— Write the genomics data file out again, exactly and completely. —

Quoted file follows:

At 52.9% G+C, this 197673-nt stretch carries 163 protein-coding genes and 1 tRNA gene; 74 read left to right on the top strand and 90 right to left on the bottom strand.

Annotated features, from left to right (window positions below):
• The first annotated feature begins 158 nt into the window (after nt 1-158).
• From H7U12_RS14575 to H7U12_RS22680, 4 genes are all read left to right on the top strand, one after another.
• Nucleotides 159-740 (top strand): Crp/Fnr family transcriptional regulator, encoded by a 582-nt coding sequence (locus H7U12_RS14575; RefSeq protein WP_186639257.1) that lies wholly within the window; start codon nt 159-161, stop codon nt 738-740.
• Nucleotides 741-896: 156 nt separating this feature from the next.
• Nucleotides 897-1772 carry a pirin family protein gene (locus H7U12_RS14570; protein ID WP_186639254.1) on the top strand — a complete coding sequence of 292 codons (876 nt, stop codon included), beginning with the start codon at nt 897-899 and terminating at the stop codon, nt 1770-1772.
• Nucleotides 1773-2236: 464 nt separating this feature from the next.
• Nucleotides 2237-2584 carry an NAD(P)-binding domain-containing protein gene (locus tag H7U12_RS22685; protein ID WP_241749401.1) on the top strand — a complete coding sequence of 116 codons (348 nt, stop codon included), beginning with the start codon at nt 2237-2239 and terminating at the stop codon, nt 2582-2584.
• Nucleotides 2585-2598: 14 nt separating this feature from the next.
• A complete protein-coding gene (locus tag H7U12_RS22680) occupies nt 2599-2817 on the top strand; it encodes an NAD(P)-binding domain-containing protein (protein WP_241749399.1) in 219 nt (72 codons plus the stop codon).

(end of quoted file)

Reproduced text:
At 52.9% G+C, this 197673-nt stretch carries 163 protein-coding genes and 1 tRNA gene; 74 read left to right on the top strand and 90 right to left on the bottom strand.

Annotated features, from left to right (window positions below):
• The first annotated feature begins 158 nt into the window (after nt 1-158).
• From H7U12_RS14575 to H7U12_RS22680, 4 genes are all read left to right on the top strand, one after another.
• Nucleotides 159-740 (top strand): Crp/Fnr family transcriptional regulator, encoded by a 582-nt coding sequence (locus H7U12_RS14575; RefSeq protein WP_186639257.1) that lies wholly within the window; start codon nt 159-161, stop codon nt 738-740.
• Nucleotides 741-896: 156 nt separating this feature from the next.
• Nucleotides 897-1772 carry a pirin family protein gene (locus H7U12_RS14570; protein ID WP_186639254.1) on the top strand — a complete coding sequence of 292 codons (876 nt, stop codon included), beginning with the start codon at nt 897-899 and terminating at the stop codon, nt 1770-1772.
• Nucleotides 1773-2236: 464 nt separating this feature from the next.
• Nucleotides 2237-2584 carry an NAD(P)-binding domain-containing protein gene (locus tag H7U12_RS22685; protein ID WP_241749401.1) on the top strand — a complete coding sequence of 116 codons (348 nt, stop codon included), beginning with the start codon at nt 2237-2239 and terminating at the stop codon, nt 2582-2584.
• Nucleotides 2585-2598: 14 nt separating this feature from the next.
• A complete protein-coding gene (locus tag H7U12_RS22680) occupies nt 2599-2817 on the top strand; it encodes an NAD(P)-binding domain-containing protein (protein WP_241749399.1) in 219 nt (72 codons plus the stop codon).